Delhi High Court: Sanjeev Sachdeva, J. allowed a petition filed against the order of the trial court whereby the suit filed by the petitioner under Order 37 (summary procedure) of the Civil Procedure Code was directed to be treated as an ordinary suit.

A suit under Order 37 was filed by the petitioner for recovery of the amount due to them for sale and supply of certain goods to the respondent. The trial court issued summons in the prescribed format under Order 37 which were duly served on the respondent. Despite the service, the respondent failed to enter appearance. When the petitioner applied for the passing of a decree as respondent failed to enter an appearance, the trial court, by the impugned order, held that since the petitioner was claiming balance amount of the invoices and there was some doubt about the authenticity of the invoices, the suit be treated as an ordinary suit.

Vishal Garg, Advocate for the petitioner, the trial court could not have doubted the veracity of the invoices, especially when no appearance was entered by the respondent or any application seeking leave to defend filed and objection taken to the invoices.

Discussing Order 37, the High Court stated: “Order 37 Rule 2(3) CPC specifically lays down that defendant shall not defend the suit unless he enters appearance and in default of his entering appearance the allegations made in the plaint shall be deemed to be admitted and plaintiff would be entitled to a decree for the sum not exceeding the sum mentioned in the summons.” Opining that the trial court had committed error, the High Court observed: “In view of the specific provisions of Order 37 Rule 2(3) CPC, it is not within the powers of the trial court at that stage, to assess as to whether the suit satisfies the requirement of Order 37 CPC or not. Once summons in the prescribed form have been directed to be issued and duly served, the defendant is obliged to enter appearance within the statutory period, and on failure of the defendant to enter appearance within the statutory period, the averments in the plaint are deemed to be admitted and the plaintiff is entitled to a decree forthwith.”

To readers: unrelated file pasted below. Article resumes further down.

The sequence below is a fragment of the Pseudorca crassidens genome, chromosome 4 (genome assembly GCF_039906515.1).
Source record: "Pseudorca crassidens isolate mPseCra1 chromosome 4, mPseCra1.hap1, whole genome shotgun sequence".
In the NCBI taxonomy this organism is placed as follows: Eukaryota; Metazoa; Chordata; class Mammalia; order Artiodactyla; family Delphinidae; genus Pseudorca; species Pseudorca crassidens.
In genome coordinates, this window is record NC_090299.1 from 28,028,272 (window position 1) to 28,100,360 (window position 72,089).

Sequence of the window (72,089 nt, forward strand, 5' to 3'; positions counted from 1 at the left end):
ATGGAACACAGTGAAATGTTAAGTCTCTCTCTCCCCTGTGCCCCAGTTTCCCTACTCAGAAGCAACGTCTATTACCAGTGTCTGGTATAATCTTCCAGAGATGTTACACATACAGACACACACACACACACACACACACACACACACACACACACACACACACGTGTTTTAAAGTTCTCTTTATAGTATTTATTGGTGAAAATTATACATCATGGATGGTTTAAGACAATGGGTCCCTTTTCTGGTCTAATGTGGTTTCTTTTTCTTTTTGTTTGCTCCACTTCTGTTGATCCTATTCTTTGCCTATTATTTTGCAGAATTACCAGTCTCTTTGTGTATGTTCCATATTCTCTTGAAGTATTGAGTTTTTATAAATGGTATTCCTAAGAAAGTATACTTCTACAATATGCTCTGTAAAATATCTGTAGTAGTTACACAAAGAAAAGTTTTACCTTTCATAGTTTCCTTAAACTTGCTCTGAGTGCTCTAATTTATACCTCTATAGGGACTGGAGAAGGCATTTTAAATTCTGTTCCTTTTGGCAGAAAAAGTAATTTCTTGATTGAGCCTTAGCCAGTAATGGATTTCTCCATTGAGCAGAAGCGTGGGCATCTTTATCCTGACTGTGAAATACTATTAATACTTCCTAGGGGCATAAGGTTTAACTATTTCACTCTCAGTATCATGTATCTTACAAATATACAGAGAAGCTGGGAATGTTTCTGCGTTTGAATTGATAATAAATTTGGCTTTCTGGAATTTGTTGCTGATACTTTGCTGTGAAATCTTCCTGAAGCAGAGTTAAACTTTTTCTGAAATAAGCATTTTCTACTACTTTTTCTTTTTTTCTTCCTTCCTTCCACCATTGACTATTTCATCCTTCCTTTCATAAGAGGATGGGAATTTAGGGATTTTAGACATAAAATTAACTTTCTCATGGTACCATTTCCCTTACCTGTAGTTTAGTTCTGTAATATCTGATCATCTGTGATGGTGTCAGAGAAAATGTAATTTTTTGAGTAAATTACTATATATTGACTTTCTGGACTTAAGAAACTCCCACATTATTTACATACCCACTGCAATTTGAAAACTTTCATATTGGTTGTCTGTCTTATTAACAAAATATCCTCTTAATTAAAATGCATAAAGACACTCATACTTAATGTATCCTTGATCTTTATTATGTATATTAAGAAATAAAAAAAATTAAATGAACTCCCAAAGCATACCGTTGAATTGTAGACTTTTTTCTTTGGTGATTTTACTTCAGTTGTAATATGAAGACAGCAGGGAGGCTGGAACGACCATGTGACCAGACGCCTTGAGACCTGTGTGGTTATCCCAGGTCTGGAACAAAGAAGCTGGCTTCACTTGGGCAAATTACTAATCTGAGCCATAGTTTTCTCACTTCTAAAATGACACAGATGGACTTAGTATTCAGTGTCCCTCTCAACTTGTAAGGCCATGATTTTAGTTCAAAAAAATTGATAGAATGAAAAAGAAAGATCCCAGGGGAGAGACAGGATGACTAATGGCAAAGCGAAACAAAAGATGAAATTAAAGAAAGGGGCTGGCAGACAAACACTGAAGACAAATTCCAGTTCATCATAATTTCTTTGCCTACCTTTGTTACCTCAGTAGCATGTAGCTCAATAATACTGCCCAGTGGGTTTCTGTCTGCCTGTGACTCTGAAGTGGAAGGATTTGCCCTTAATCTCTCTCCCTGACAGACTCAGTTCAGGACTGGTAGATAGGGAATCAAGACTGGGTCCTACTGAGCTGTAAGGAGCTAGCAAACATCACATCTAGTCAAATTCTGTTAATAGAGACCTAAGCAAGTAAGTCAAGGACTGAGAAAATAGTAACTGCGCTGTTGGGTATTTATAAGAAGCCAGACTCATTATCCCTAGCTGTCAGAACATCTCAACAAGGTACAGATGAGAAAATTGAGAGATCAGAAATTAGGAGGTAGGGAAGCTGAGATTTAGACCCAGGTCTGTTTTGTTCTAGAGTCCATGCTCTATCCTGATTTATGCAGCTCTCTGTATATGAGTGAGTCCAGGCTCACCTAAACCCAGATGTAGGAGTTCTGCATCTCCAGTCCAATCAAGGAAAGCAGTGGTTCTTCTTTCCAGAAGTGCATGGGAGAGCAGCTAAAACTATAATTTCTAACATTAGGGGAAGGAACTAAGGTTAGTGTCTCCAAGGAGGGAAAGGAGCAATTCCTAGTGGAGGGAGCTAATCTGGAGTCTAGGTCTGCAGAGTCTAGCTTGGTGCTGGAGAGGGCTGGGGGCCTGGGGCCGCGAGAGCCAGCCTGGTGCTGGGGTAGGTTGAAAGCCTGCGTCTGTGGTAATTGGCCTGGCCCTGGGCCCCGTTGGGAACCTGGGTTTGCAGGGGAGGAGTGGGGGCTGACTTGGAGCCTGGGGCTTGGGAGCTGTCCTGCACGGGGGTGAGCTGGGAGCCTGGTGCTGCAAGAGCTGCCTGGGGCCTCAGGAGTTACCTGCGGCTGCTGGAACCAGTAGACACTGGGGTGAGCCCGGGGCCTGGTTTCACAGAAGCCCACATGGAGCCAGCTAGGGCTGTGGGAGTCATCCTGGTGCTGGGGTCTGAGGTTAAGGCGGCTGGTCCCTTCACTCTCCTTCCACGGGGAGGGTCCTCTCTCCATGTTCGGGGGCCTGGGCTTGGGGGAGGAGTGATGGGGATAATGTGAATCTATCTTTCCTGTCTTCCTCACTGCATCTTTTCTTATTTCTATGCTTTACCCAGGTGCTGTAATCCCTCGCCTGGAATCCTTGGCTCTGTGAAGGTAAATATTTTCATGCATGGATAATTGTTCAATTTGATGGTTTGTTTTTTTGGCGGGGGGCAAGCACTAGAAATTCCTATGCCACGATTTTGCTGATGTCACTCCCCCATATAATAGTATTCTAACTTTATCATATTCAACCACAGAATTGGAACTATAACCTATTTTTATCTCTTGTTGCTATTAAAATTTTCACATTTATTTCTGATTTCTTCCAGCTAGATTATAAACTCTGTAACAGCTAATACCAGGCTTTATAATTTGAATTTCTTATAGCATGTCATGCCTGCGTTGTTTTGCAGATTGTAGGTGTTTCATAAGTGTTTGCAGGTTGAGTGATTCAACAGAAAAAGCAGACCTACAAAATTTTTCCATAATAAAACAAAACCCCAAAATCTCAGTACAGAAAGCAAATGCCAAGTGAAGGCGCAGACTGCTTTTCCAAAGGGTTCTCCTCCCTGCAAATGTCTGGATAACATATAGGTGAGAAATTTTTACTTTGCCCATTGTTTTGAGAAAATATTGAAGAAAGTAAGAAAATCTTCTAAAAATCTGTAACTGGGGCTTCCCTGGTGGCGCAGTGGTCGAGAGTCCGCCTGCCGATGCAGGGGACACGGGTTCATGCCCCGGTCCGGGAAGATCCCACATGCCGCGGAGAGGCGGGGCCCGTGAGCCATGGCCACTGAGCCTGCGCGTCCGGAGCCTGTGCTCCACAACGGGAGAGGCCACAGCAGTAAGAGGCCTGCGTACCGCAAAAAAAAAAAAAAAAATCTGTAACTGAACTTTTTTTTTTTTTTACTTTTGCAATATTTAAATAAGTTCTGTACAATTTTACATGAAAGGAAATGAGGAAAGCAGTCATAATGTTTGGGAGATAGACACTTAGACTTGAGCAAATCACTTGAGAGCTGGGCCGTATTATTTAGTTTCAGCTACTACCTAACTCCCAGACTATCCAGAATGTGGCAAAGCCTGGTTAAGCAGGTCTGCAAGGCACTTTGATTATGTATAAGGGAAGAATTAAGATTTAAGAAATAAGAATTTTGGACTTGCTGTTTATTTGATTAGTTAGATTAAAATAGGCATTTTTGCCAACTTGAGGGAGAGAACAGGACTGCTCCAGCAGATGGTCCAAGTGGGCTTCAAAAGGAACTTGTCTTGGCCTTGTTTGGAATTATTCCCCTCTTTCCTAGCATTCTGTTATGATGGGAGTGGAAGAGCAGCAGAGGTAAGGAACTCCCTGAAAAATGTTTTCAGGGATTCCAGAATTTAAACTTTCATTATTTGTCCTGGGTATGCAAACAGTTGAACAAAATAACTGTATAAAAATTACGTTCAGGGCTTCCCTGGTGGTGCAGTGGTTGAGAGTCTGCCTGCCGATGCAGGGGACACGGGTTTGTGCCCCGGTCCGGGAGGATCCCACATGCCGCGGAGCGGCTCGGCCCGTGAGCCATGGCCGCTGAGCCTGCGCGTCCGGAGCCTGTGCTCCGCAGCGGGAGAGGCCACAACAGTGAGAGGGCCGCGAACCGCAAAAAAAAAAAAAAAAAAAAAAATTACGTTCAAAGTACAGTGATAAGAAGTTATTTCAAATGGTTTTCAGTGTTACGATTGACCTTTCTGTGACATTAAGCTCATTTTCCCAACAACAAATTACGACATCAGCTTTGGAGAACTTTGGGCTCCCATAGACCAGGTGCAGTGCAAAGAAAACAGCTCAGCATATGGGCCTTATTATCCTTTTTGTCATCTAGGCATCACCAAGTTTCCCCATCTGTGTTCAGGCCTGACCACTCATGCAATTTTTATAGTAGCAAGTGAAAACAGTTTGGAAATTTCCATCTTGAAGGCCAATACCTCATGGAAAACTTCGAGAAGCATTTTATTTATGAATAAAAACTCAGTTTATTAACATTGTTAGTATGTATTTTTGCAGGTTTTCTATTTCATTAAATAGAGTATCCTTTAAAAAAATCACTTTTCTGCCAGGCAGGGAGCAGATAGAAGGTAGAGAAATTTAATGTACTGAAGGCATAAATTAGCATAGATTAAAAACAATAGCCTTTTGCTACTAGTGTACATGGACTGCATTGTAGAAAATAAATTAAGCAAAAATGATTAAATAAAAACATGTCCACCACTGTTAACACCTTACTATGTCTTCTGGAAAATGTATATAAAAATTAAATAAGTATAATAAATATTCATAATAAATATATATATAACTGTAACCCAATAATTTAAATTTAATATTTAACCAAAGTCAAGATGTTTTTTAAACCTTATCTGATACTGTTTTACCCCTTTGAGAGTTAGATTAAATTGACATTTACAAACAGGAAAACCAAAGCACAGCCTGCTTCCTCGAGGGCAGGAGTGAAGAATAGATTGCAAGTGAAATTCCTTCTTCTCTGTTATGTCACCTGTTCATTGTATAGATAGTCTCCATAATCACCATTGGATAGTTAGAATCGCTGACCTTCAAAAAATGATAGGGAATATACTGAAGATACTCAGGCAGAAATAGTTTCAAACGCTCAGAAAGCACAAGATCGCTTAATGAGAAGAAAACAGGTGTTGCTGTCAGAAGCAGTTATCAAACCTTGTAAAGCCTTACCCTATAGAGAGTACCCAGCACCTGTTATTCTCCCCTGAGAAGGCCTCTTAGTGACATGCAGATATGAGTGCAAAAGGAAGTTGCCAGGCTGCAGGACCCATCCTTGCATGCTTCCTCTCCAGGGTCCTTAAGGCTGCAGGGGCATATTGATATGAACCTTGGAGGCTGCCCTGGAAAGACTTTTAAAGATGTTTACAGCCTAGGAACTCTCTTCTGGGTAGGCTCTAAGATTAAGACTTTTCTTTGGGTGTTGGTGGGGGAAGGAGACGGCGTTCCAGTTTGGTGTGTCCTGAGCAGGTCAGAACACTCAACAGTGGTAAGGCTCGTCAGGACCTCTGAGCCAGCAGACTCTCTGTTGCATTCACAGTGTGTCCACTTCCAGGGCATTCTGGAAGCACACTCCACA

It was noted that the petitioner had specifically contended that the subject suit was based on written contract i.e. invoices which have been duly and acknowledged by the respondent. Therefore, it was not open to the trial court at that stage to reconsider the issue and held that the suit was not maintainable under Order 37. With regard to the finding of redaction of clauses in the invoices by applying white fluid, the High Court held that it was for the respondent to have taken an appropriate objection in an application seeking leave to defend, filed after entering appearance.

Since the respondent failed to enter an appearance, the averments in the plaint were deemed to have been admitted and the plaintiff was held entitled to a decree. The suit was directed to be listed before the concerned trial court for passing appropriate order.[S.S. Steel Industry v. Guru Hargobind Steels, 2019 SCC OnLine Del 9964, decided on 05-09-2019]

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